University of Minnesota
Institute of Technology
myU OneStop

Electrical and Computer Engineering

Active and passive meta-surfaces and their interaction with terahertz waves

Abul K. Azad
Center for Integrated Nanotechnologies, Material Physics Application Division
Los Alamos National Laboratory, New Mexico

Metamaterials have enabled many unprecedented electromagnetic phenomena including negative refraction, invisible cloaking, super lensing, and magnetism at optical frequencies, which are not accessible with naturally occurring materials. The fundamental building blocks of metamaterials are typically composed of sub-wavelength metallic resonators periodically patterned on dielectric substrates and these composites exhibit electromagnetic properties that are fundamentally different than those of composing materials. The bulk properties of metamaterials are mostly determined by resonant interactions of these mesoscopic elements with incident electromagnetic waves. A single layer planar metamaterial, called meta-surface, is often employed to yield specific electromagnetic properties using a co-design, bottom-up approach. The field of metamaterial may greatly improve the terahertz (THz) technology, where the lack of compact and efficient devices has created a technological vacuum, often called “THz-Gap”. Planar meta-surfaces are design, fabricated, and characterized to study their interactions with terahertz waves. The meta-surfaces are designed to optimize desired functionalities, for example, increase or decrease the resonance linewidths, enhance material absorption or reduce the Fresnel’s reflection losses, altering the polarization state, etc., by employing single or multi-elemental unit cells. In addition, a set of active meta-surfaces are demonstrated by the judicious incorporation of naturally occurring materials within the fundamental elements. Specifically, integration of semiconductor Schottky diodes or photoconductive patches within the meta-surface allows efficient and dynamic control of terahertz radiation by means of electrical or optical fields. Finally, we have a strong interest in developing compact terahertz technology for practical application and we are investigating meta-surfaces and their applicability towards the further growth of terahertz technology.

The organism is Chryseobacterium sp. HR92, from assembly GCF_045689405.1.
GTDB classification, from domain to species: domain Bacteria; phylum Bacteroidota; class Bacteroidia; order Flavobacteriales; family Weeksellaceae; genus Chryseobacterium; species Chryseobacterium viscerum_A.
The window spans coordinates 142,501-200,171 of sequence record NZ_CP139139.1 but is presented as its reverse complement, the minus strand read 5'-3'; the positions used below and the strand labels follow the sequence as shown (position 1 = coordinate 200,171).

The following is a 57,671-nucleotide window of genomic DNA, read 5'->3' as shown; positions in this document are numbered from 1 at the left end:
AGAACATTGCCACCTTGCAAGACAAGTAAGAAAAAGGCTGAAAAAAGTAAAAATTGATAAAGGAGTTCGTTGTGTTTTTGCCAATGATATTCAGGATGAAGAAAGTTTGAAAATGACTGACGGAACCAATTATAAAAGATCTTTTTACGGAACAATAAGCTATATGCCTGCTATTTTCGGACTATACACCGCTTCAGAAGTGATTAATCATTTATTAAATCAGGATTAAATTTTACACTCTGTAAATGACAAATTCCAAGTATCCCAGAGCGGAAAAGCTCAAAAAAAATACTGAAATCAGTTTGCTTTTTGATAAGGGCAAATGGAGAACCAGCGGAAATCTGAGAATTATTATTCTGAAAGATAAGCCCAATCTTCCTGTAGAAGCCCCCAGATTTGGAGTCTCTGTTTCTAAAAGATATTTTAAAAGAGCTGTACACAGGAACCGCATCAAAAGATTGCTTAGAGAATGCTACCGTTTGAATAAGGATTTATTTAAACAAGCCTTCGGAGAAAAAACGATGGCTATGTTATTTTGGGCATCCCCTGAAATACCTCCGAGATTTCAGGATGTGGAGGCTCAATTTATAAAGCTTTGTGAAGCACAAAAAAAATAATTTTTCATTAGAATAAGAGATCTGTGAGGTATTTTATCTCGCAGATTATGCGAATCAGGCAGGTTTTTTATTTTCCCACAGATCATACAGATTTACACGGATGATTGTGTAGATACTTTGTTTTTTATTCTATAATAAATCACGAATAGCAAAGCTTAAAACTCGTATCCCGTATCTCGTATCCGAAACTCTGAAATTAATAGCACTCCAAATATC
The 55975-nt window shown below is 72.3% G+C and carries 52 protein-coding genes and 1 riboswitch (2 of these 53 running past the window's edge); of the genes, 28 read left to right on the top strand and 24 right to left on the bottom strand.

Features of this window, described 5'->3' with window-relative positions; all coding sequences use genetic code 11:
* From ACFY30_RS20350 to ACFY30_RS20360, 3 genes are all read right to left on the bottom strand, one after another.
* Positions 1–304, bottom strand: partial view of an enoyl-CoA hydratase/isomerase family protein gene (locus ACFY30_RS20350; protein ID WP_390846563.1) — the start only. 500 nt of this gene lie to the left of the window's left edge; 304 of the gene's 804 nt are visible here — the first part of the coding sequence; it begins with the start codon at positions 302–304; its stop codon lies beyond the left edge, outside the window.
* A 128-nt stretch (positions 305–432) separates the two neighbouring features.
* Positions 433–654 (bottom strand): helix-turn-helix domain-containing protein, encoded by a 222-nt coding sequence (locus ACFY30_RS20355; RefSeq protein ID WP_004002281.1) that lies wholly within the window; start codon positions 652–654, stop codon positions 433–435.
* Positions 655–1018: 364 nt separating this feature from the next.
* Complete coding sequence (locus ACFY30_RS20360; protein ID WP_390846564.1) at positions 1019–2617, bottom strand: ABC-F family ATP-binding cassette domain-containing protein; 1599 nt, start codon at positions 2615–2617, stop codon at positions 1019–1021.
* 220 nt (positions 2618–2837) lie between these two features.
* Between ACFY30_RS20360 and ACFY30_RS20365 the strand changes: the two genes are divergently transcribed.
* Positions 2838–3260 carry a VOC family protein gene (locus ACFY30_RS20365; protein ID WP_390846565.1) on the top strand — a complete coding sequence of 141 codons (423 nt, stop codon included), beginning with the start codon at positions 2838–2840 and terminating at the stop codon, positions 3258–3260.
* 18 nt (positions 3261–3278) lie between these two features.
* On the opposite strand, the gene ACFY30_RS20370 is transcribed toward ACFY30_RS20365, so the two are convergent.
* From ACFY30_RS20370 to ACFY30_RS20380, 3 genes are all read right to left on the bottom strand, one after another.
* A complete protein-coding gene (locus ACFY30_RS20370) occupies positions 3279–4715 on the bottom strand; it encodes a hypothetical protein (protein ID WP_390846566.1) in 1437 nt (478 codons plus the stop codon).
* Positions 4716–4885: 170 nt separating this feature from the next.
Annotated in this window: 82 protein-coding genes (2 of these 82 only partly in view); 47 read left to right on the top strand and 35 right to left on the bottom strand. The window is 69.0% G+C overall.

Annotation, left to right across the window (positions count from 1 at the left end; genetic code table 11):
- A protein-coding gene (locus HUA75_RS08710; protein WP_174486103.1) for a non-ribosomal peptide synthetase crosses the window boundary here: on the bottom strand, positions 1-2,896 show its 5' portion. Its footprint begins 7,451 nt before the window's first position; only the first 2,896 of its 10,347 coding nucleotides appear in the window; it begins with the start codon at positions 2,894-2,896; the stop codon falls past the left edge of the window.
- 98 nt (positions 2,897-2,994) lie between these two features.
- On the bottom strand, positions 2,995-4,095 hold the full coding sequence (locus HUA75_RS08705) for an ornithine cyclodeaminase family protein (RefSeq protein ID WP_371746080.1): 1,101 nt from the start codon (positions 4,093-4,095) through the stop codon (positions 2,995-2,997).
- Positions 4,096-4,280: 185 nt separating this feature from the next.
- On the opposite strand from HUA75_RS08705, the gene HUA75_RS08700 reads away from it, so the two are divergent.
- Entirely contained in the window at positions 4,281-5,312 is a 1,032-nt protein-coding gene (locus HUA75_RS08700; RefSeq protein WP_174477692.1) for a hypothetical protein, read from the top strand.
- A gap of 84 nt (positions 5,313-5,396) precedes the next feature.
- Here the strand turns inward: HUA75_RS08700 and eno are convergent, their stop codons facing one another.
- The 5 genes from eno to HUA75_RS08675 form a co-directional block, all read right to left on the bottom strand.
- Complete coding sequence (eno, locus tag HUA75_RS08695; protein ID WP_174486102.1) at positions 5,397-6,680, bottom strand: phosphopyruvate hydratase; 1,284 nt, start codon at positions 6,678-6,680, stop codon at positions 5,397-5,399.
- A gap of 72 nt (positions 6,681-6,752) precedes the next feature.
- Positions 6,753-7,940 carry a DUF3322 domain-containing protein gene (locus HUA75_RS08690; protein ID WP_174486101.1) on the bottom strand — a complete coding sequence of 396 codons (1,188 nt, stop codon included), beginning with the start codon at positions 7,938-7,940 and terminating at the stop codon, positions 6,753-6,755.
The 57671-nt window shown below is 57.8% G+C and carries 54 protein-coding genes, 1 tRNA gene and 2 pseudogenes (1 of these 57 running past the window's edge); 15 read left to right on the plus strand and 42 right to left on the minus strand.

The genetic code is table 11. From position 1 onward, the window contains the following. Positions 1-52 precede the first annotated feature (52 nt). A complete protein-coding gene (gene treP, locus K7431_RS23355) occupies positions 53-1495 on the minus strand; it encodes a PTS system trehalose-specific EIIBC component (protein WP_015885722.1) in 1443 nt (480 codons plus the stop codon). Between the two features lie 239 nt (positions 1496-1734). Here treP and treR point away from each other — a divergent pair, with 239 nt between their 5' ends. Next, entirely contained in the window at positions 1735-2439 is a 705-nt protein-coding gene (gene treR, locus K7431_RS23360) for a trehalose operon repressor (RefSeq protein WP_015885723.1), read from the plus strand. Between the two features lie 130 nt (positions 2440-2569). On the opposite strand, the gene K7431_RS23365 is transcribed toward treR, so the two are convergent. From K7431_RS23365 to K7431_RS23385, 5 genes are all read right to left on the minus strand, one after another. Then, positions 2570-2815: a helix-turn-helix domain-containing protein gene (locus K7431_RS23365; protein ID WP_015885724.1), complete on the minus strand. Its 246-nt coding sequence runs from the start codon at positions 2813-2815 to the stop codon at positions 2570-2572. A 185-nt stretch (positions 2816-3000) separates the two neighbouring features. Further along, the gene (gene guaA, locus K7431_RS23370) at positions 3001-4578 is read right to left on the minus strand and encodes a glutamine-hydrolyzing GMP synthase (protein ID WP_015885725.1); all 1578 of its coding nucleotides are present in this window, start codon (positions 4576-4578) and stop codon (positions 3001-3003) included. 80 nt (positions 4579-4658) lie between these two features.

Abul received his M. S. and Ph. D. degree in Electrical and Computer Engineering from Oklahoma State University in 2003 and 2006, respectively. His Ph.D. work focused on the demonstration of terahertz surface plasmons polaritons on metallic subwavelength hole arrays. From June 2006 to January 2007 he was working as a Postdoctoral Research Associate in the Department of Physics, Rensselaer Polytechnic Institute. Abul joined Los Alamos National Laboratory (LANL) in 2007. His current research interests include terahertz plasmonics, metamaterials, compact antenna, terahertz devices, and terahertz ultrafast spectroscopy for understanding the ultrafast dynamical properties of materials. He has published ~60 peer-reviewed journal articles in these areas.